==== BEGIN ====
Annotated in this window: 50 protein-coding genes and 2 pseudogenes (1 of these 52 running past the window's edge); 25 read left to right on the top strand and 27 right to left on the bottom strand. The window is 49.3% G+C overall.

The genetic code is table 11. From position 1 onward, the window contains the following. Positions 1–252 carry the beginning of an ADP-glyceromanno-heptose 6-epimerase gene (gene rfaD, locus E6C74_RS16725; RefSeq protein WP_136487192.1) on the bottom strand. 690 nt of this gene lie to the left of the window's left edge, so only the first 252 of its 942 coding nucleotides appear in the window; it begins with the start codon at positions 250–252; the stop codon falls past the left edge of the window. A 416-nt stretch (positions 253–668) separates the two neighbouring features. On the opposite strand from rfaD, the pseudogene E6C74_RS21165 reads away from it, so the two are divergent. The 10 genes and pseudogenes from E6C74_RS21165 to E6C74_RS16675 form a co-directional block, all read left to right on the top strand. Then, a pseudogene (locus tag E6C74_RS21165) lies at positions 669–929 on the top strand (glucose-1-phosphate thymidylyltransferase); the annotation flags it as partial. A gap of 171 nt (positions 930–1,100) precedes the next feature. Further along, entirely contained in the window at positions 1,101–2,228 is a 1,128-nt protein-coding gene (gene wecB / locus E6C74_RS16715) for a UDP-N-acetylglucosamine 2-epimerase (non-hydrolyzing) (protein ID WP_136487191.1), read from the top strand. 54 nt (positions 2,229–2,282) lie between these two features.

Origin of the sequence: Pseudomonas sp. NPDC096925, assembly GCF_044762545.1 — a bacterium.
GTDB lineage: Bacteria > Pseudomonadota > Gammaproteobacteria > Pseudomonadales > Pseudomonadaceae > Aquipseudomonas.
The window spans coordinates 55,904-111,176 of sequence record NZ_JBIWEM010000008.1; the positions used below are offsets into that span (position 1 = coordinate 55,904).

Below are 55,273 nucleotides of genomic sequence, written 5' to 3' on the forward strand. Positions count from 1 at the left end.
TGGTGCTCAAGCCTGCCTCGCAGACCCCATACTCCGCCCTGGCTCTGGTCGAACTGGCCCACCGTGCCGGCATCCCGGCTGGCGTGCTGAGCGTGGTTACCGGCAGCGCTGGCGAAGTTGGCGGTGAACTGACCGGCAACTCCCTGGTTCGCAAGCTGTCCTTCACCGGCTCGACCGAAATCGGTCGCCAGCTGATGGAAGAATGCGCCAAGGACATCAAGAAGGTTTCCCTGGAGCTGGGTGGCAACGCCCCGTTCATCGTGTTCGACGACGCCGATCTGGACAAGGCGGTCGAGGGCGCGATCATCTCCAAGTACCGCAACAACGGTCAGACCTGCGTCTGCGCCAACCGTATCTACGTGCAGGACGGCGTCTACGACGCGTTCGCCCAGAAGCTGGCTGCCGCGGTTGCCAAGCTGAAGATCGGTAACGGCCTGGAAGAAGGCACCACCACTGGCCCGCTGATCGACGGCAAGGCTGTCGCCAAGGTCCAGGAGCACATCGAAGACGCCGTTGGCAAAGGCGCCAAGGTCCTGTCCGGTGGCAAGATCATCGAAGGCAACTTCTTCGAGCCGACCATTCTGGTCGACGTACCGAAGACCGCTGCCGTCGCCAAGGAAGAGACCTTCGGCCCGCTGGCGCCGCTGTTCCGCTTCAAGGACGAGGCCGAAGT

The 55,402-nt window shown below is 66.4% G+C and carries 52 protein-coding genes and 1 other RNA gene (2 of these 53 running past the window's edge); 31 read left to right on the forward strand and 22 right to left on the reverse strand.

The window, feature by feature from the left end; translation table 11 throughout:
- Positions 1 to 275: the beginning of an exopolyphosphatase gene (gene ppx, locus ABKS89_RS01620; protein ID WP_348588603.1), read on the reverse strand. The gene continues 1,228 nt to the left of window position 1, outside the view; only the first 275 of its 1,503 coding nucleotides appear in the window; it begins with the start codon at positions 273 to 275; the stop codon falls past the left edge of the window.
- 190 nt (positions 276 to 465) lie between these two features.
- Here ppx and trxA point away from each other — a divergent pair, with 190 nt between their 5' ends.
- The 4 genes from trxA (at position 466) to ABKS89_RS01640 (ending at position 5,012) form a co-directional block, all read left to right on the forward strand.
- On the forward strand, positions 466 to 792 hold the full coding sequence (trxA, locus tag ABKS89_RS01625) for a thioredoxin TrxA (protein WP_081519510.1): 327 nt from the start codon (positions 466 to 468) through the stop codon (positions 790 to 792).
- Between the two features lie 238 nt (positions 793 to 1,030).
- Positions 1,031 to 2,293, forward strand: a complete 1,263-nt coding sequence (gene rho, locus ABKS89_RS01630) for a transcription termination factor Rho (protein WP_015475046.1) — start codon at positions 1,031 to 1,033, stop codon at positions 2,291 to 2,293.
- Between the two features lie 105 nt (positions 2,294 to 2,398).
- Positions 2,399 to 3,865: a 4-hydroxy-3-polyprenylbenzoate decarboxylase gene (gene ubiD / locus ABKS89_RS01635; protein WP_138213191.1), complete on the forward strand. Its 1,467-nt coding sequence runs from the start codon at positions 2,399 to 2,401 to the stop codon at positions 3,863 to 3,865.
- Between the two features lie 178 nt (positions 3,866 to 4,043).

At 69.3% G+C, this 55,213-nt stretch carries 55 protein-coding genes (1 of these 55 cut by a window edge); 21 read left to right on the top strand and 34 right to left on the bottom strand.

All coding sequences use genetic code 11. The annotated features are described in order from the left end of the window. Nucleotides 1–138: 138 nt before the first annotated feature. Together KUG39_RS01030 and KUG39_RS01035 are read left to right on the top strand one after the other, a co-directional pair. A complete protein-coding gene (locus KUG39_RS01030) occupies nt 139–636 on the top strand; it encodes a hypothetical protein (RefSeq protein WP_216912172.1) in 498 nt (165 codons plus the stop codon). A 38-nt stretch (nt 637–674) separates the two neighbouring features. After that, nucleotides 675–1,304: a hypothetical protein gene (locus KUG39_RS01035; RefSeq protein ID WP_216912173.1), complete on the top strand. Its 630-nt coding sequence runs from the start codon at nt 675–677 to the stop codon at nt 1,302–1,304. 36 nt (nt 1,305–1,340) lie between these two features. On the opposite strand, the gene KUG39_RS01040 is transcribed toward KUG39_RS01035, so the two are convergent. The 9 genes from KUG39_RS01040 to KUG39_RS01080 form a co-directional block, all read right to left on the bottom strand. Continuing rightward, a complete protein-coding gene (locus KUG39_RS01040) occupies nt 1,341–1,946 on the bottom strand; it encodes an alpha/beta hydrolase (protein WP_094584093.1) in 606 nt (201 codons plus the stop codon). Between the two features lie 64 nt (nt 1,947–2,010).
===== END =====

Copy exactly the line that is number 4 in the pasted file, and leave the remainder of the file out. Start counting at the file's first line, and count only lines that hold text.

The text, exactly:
GTDB lineage: Bacteria > Pseudomonadota > Gammaproteobacteria > Pseudomonadales > Pseudomonadaceae > Aquipseudomonas.